These should be slow, conscious movements, but if you’re new to the push-up, you don’t have to start on the ground: using a wall for resistance, you can ease yourself into the motion without straining yours muscles.
Postures to Avoid
As for the worst postures for brittle bones, many doctors and yoga instructors agree that convex movement of the spine – that is, rounding your back – brings the most risk.
There are yoga poses that involve arching your back, then rounding your back, which may seem relatively easy on your bones, but could actually lead to tiny fractures in the vertebrae.
Spinal twists could also cause problems, but on the other hand they can be very strengthening as well. Speak with your doctor and yoga instructor about how far to take these sorts of poses.
Take Precautions to Protect your Bones
The ultimate reward for regular yoga practice is a stronger, more substantial skeleton, but you must be careful to avoid sabotaging your own efforts.
Whenever you begin a new yoga practice, start slowly and keep a few important points in mind as you get stronger and begin to push your body further:
Keep Your Expectations in Check
Remember that yoga requires time and patience, so don’t expect to see significant results overnight. A small pilot study led by Dr. Loren Fishman reported that 10 minutes of yoga each day increased bone mineral density without causing injury, but not everybody sees such an improvement.
In fact, Fishman’s continuing research shows that only half of patients who continued their therapeutic yoga practice for two years experienced improvement in their spinal bone density. This isn’t to say you shouldn’t give yoga a try; rather, combine your yoga with appropriate lifestyle changes and any medication your doctor has prescribed to see the greatest benefits.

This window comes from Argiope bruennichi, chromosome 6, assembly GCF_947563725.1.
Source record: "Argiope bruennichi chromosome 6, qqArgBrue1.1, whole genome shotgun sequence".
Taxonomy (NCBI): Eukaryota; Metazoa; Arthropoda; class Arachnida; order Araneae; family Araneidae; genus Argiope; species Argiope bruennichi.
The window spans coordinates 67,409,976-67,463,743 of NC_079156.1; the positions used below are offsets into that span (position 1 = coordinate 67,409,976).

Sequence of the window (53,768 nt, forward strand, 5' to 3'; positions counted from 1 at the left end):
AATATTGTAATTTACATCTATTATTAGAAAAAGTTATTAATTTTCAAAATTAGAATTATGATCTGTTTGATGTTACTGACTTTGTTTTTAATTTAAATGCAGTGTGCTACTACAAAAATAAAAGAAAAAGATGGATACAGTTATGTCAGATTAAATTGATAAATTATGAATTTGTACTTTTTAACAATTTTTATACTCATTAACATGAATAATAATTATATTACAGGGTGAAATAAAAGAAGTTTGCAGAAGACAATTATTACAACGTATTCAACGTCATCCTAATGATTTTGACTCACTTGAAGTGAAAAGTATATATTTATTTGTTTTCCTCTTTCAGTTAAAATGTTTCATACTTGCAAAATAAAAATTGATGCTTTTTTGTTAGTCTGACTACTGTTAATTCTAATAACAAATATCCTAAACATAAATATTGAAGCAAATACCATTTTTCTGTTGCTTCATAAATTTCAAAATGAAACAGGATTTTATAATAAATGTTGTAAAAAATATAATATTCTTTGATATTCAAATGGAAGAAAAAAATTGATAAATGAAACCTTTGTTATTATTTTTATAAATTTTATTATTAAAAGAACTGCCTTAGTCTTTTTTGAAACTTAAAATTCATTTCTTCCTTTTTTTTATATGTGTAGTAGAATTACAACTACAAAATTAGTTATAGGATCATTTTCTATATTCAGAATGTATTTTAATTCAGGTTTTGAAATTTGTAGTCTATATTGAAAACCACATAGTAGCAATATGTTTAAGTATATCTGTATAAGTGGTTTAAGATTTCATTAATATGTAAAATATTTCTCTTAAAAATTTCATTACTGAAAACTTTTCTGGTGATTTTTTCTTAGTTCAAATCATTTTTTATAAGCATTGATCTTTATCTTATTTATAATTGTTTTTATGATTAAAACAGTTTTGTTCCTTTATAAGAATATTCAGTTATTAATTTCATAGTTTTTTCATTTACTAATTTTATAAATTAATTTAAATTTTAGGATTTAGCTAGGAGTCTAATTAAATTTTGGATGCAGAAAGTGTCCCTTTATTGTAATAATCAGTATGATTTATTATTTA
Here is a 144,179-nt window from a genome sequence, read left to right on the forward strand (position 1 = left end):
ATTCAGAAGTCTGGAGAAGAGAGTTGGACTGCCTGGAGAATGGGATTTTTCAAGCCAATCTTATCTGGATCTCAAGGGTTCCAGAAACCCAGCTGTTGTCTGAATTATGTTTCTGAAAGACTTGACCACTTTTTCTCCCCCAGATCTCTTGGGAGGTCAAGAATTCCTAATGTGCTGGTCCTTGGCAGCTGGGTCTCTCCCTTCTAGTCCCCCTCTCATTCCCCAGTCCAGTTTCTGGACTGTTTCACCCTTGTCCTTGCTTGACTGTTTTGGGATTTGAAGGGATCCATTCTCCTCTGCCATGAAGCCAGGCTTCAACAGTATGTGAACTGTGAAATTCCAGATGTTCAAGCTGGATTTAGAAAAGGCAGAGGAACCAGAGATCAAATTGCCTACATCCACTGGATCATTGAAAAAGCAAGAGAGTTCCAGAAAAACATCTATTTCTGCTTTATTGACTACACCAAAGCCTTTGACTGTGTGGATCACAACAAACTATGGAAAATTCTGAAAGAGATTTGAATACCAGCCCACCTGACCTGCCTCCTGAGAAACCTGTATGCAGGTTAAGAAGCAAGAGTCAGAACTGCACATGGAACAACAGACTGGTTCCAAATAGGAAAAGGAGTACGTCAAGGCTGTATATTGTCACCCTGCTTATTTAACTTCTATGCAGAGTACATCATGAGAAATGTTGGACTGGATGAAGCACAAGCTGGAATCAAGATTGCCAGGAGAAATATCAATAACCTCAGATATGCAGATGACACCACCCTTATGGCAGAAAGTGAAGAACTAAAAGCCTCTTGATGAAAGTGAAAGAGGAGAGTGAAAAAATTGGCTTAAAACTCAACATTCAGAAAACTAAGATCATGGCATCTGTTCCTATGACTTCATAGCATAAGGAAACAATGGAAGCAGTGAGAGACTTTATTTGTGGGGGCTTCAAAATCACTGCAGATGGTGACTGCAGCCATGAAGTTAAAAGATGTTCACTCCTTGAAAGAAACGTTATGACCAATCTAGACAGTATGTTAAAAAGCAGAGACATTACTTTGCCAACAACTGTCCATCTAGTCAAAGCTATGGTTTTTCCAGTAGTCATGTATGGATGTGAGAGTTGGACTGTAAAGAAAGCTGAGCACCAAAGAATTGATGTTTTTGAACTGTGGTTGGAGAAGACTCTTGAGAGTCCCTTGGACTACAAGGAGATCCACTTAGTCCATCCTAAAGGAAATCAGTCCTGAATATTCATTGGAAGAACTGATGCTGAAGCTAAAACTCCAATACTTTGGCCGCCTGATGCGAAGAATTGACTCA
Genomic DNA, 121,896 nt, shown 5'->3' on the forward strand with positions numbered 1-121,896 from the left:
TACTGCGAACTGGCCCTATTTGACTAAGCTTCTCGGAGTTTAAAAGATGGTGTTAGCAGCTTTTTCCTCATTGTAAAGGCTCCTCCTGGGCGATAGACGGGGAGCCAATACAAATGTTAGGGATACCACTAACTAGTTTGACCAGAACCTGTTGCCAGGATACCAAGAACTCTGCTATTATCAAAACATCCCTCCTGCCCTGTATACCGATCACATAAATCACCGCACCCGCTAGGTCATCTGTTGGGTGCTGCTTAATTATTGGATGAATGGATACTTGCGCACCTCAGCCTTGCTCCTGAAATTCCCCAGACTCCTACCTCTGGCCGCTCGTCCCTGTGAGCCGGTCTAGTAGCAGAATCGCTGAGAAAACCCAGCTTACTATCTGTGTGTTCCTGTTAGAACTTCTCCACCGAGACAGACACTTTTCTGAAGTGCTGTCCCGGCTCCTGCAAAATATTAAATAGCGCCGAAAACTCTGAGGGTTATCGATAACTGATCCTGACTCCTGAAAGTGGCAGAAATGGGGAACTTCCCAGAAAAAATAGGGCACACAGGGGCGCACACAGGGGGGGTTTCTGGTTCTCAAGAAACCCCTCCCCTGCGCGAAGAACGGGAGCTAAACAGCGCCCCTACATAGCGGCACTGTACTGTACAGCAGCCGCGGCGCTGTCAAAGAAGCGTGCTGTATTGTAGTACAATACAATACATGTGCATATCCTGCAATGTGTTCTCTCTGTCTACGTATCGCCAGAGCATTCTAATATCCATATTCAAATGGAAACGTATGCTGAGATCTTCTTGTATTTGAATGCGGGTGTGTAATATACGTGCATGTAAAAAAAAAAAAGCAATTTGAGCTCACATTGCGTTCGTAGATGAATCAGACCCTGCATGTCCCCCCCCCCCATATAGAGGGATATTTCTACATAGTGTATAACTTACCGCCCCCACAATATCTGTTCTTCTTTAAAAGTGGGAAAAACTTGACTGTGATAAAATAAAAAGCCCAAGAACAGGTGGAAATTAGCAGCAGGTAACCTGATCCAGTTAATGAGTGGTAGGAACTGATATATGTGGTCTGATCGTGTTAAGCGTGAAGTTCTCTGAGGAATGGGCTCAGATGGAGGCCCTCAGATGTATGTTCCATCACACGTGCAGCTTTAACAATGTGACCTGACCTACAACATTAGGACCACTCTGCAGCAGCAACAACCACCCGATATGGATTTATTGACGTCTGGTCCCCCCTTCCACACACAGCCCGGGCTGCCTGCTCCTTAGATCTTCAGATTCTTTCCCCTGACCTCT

One great aspect of yoga is its flexibility: there are a number of variations to make the poses more comfortable and less challenging if your strength or flexibility is lacking.
It’s very important to listen to your body and resist the urge to push yourself further. Even a few inches too far can mean the difference between building bone and breaking bone.
Yoga experts will emphasize a balance of effort and ease, alertness and relaxation; if you concentrate too much on one weight bearing movement or muscle-taxing manoeuvre, you will very likely injure yourself, or at least push your practice two steps back.
Find the Right Instructor
There are hundreds of qualified yoga instructors from coast to coast, but it could take a bit of searching to find the best instructor for you. In fact, it may be better to sign up for a private class with a yoga instructor who has worked with osteoporosis patients before (or else has a good understanding of the limitations that come with the disease).
When your instructor can give you his or her full attention, it’s easier for them to help you stay in perfect form, which is essential for proper weight distribution, and will lower your risk of developing stress fractures.
Strive for Balance
Your yoga practice should also focus on balance – both in the muscles, and between the mind and body.
Stable, passive poses like Savasana (Corpse Pose), Pranayama, and meditation may not directly strengthen your bones, but these thoroughly relaxing poses can elevate your mood, increase balance, and even encourage your body to build more bone.
Find a class that promotes this balance, and you’ll be on track to a better, stronger life.